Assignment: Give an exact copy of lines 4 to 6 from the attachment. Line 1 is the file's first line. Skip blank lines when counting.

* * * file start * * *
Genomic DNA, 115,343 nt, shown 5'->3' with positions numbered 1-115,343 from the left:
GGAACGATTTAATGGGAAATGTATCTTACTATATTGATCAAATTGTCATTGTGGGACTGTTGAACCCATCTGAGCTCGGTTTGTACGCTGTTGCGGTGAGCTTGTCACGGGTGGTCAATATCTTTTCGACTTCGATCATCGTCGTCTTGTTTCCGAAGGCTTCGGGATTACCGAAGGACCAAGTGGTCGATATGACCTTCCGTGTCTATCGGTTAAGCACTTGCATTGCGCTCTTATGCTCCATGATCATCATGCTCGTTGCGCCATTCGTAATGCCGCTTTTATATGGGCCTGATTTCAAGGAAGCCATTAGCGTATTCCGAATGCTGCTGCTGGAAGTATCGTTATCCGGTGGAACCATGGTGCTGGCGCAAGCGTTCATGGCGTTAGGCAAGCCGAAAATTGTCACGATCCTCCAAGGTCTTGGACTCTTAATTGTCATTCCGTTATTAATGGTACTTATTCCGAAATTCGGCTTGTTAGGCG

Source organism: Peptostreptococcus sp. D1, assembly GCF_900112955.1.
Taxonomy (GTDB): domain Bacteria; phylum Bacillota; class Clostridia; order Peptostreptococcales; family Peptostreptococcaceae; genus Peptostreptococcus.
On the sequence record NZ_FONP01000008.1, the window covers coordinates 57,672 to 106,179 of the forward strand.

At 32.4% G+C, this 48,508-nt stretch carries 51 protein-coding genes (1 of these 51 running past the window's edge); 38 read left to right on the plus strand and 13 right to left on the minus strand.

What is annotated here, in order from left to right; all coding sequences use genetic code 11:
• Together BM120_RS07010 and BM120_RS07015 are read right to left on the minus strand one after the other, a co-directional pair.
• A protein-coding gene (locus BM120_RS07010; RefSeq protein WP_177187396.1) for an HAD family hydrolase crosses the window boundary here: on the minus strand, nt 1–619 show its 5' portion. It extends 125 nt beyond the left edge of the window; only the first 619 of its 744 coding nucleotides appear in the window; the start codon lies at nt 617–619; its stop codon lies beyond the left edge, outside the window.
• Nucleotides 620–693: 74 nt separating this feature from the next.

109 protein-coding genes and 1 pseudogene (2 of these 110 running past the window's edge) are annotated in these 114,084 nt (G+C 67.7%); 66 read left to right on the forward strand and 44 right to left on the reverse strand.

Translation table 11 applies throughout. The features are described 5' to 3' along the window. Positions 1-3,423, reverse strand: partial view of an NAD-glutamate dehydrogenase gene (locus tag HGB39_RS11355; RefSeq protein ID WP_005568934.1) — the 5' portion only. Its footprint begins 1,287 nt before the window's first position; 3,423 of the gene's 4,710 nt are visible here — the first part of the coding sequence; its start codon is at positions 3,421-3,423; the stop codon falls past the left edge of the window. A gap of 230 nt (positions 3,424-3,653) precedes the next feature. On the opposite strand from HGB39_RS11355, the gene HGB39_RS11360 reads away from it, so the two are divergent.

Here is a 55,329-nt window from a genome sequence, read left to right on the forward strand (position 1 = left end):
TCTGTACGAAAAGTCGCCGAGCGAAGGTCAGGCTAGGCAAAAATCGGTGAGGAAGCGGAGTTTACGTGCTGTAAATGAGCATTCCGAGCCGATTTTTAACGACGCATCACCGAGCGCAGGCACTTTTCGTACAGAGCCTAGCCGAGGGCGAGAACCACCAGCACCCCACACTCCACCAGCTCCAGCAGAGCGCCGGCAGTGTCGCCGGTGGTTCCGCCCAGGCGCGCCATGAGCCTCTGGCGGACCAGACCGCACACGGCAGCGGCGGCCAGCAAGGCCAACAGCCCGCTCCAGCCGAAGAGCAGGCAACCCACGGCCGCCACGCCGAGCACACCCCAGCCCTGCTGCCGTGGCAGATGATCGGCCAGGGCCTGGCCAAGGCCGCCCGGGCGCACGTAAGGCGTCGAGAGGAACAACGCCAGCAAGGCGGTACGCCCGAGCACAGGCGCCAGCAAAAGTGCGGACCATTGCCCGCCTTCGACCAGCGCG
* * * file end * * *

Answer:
Taxonomy (GTDB): domain Bacteria; phylum Bacillota; class Clostridia; order Peptostreptococcales; family Peptostreptococcaceae; genus Peptostreptococcus.
On the sequence record NZ_FONP01000008.1, the window covers coordinates 57,672 to 106,179 of the forward strand.

At 32.4% G+C, this 48,508-nt stretch carries 51 protein-coding genes (1 of these 51 running past the window's edge); 38 read left to right on the plus strand and 13 right to left on the minus strand.